Local union members concerned as Verizon contract deadline looms

(WRIC) — Thousands of Verizon workers across nine states – including right here in Virginia – could walk off the job tonight.

That’s if union negotiators don’t reach an agreement over benefits with the company’s landline division by midnight. And negotiations are likely to last until the last minute.

8News reporter Claudia Rupcich spoke with local works, who voiced their concerns.

“Really scary because we don’t really know what that proposal will be,” said union member Roger Wood.

A new contract between the Communications Workers of America Union and Verizon that covers union members like Martin Grubb.

“The company is making proposals that are outrageous, if you want to know the truth,” said Grubb.

Verizon is asking workers to pay more for healthcare costs, saying the company has been facing challenges with its landlines because more people are giving up home phones.

“The healthcare costs at this point, for what the company is asking, could increase significantly,” Grubb added. “They’re wanting to freeze the pension and offer a either or – keep your pension or keep your 401K. Right now we have both, so it can impact people that are close to retirement.”

Those already retired could also see cuts to benefits.

“”They were banking on the count of dollars that they anticipated getting from retirement,” said retired Verizon employee Roger Wood. “Banking on the health care. Any cut to any of that would cut into the way they plan their future.”

Especially for those who have been retired for 20 or 30 years.

“Can’t just go back tomorrow and get some additional dollars to get by on,” Wood added.

Union members say preserving jobs is the main priority and are asking Verizon to build new fiber-optic networks in areas that lack service.

The company has seven locations in Virginia it wants to close. We want those to stay open,” Grubb said. “We want them to increase the distribution of FIOS throughout the state, which will increase jobs and make a better broadband community.”

Harry Mitchell with Verizon Communications reached out to 8News to share a few facts about the negotiations:

  • On the first day of bargaining, June 22, Verizon presented union leaders with a comprehensive offer, which included salary increases over the next two years, and a bonus should we achieve new contracts before the current ones expired.  Consistent with practices at other companies, pension-eligible associates would be given a choice of continuing to earn pension benefits under the defined benefit plan or opting for the enhanced 401(k) plan currently offered to management employees, with a larger company match and a profit-sharing contribution.  It’s important to note that, under this latter option, a participating associate’s defined pension plan would remain intact.  They would not lose the pension they have accumulated.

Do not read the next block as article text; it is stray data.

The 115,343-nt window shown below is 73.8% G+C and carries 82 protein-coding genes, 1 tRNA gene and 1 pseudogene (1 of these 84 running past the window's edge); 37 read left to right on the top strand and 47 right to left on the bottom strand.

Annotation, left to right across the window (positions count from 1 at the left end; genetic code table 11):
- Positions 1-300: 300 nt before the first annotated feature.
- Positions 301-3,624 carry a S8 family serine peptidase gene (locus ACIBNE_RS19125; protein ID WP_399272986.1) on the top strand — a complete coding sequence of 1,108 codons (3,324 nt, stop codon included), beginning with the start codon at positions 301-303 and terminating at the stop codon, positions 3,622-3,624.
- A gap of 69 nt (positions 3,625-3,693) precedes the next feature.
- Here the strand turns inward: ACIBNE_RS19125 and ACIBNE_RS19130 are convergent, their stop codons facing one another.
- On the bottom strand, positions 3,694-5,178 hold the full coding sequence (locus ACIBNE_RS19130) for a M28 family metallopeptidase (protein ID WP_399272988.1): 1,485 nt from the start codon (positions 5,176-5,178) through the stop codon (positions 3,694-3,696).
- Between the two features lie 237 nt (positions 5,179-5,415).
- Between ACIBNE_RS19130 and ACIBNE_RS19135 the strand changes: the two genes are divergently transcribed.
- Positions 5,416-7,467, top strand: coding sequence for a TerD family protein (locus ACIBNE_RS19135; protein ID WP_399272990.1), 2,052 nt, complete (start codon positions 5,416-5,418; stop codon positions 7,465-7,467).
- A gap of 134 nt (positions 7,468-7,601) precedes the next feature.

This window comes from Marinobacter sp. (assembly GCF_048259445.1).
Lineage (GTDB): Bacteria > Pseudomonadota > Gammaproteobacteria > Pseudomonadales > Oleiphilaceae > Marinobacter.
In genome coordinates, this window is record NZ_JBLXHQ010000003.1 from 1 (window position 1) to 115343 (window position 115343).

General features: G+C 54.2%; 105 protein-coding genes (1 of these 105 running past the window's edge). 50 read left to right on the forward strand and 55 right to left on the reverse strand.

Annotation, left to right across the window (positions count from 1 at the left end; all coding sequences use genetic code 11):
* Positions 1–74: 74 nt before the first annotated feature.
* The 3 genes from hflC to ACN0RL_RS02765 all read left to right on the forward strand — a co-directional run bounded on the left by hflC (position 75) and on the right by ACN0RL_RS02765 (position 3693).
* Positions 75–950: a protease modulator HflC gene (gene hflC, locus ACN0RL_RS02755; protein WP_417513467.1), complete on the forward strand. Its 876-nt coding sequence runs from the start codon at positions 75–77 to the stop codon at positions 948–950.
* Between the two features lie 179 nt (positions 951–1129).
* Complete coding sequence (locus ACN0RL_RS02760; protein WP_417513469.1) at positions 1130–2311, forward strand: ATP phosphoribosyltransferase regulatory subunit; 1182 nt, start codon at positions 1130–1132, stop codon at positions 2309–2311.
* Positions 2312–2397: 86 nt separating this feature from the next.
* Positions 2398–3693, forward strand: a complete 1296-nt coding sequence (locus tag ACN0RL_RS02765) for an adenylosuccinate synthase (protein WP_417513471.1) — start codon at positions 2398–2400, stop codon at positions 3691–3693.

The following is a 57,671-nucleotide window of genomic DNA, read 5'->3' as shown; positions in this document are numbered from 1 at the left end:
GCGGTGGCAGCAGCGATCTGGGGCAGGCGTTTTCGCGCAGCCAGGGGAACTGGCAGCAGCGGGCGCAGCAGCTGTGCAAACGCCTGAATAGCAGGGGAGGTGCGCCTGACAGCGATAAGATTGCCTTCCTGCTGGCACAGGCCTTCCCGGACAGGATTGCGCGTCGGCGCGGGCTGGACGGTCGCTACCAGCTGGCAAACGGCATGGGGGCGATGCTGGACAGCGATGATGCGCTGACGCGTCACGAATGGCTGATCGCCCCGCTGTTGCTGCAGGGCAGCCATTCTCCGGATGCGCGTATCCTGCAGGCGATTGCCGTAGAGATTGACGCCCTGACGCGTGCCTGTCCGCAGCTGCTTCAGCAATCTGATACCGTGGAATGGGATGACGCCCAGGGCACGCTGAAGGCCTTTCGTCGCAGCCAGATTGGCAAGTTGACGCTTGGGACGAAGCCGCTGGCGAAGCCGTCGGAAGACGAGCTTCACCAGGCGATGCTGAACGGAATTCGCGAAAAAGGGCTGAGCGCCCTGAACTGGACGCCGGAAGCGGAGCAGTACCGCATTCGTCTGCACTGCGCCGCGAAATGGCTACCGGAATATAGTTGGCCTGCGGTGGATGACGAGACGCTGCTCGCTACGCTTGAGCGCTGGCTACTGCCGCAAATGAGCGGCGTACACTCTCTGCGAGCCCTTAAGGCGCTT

• The rising cost of health care is a national challenge, for individuals and for employers of all sizes.  To help address this, we asked union leadership to share our commitment to achieving meaningful cost management in health care, while continuing to provide employees and their families with access to outstanding health care. Currently, health plans for union employees and their families can cost as much as $23,000 a year and up to a staggering $37,881 for retirees. The average American worker’s annual family health care plan costs about $16,800.  In addition, the health care plans that cover Verizon active and retired employees are high-cost plans that qualify as “Cadillac plans” under the Affordable Care Act.  In 2018, during the term of the next contract, some of these high-cost plans are projected to trigger a 40 percent excise tax provided for by this law.  This is estimated to be tens of millions of dollars.  Our proposal to union leaders would ensure our employees continue to receive quality healthcare coverage, while asking them to chip in nominal amounts for individual healthcare premiums.
  • Calls for expanded FiOS deployment and other network-related issues are not part of these negotiations.  They are diversions that union leadership is hoping will give it an advantage at the bargaining table.  The facts are that Verizon has invested $23 billion and deployed our all-fiber network to more than 20 million households across our service area, which includes Virginia.

Union members had decided earlier in the week that if no deal was reached, they would most likely start picketing Monday morning.

Verizon officials say they are prepared for the strikes – saying they’ve been training thousands of employees just in case.

We’ll keep you updated on any new developments.

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